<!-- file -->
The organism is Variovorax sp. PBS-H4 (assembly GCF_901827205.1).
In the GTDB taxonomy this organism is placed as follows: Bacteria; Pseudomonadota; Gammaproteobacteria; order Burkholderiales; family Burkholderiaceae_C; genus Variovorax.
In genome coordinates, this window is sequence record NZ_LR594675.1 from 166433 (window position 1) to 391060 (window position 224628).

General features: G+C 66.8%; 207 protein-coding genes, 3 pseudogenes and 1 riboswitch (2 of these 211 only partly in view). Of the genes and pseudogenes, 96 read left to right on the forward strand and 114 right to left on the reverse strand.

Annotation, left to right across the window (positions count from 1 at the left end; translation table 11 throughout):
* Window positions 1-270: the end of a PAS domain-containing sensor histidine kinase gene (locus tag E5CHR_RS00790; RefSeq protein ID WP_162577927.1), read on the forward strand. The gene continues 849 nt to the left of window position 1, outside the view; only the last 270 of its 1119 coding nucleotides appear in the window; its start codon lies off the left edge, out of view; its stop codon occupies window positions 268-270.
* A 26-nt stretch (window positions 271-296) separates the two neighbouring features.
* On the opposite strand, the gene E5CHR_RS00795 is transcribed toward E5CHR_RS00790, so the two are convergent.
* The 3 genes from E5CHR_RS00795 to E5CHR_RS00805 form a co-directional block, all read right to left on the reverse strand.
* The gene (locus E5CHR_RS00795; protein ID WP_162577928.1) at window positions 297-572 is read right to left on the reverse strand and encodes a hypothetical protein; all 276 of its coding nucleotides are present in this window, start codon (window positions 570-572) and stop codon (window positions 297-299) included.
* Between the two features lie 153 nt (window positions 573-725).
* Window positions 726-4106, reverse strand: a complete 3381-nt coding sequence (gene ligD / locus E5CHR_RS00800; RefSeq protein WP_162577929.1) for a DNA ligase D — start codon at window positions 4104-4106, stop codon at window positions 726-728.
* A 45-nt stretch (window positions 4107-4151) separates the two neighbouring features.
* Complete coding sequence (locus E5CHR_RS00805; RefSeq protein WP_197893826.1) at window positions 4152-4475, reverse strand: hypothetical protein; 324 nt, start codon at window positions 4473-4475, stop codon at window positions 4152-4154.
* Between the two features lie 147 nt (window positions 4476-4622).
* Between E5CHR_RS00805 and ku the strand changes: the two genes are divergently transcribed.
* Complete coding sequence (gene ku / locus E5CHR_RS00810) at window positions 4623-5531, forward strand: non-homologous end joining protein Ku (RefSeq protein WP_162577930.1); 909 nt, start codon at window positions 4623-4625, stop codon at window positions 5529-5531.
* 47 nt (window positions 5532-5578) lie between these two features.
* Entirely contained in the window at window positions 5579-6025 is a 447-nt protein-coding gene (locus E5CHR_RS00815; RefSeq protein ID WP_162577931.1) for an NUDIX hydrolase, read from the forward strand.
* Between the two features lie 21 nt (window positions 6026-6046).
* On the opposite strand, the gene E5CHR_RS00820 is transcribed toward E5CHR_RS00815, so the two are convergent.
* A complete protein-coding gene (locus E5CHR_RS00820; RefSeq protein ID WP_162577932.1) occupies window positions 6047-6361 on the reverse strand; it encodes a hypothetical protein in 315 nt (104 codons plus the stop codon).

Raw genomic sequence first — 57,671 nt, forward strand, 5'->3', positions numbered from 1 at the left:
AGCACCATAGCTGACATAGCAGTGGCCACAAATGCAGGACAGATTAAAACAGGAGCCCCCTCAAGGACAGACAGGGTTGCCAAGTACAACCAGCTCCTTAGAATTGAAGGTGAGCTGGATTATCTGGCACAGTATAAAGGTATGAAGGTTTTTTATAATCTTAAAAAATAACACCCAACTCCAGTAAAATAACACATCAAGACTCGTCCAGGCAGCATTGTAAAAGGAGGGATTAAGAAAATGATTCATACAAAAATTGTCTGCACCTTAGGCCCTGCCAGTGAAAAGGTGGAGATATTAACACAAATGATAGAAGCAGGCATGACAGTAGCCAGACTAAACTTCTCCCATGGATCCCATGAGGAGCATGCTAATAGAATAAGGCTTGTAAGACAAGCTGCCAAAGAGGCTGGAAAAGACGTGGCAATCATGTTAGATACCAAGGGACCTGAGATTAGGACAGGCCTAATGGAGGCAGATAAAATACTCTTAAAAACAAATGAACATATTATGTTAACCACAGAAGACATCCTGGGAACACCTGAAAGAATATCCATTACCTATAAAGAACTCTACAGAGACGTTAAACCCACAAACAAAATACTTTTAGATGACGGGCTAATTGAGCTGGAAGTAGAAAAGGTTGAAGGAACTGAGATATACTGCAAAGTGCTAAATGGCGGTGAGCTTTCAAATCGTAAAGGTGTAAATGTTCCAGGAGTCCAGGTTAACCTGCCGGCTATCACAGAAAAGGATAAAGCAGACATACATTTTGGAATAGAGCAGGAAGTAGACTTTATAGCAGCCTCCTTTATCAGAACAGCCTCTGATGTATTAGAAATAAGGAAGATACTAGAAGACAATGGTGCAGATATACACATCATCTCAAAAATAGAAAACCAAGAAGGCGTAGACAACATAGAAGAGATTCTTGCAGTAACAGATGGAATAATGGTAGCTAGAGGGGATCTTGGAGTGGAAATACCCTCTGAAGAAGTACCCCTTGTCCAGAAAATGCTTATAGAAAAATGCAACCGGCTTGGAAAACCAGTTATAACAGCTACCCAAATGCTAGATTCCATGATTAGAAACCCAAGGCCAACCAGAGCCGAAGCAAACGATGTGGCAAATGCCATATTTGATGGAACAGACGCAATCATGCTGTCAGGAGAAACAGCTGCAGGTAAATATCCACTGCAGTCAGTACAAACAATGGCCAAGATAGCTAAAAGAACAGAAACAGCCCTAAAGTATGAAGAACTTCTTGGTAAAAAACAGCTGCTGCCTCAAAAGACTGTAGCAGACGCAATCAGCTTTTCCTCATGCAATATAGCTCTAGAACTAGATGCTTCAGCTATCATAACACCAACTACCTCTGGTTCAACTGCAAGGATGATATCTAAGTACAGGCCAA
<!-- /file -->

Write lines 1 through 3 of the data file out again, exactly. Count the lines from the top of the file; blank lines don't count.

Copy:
The organism is Variovorax sp. PBS-H4 (assembly GCF_901827205.1).
In the GTDB taxonomy this organism is placed as follows: Bacteria; Pseudomonadota; Gammaproteobacteria; order Burkholderiales; family Burkholderiaceae_C; genus Variovorax.
In genome coordinates, this window is sequence record NZ_LR594675.1 from 166433 (window position 1) to 391060 (window position 224628).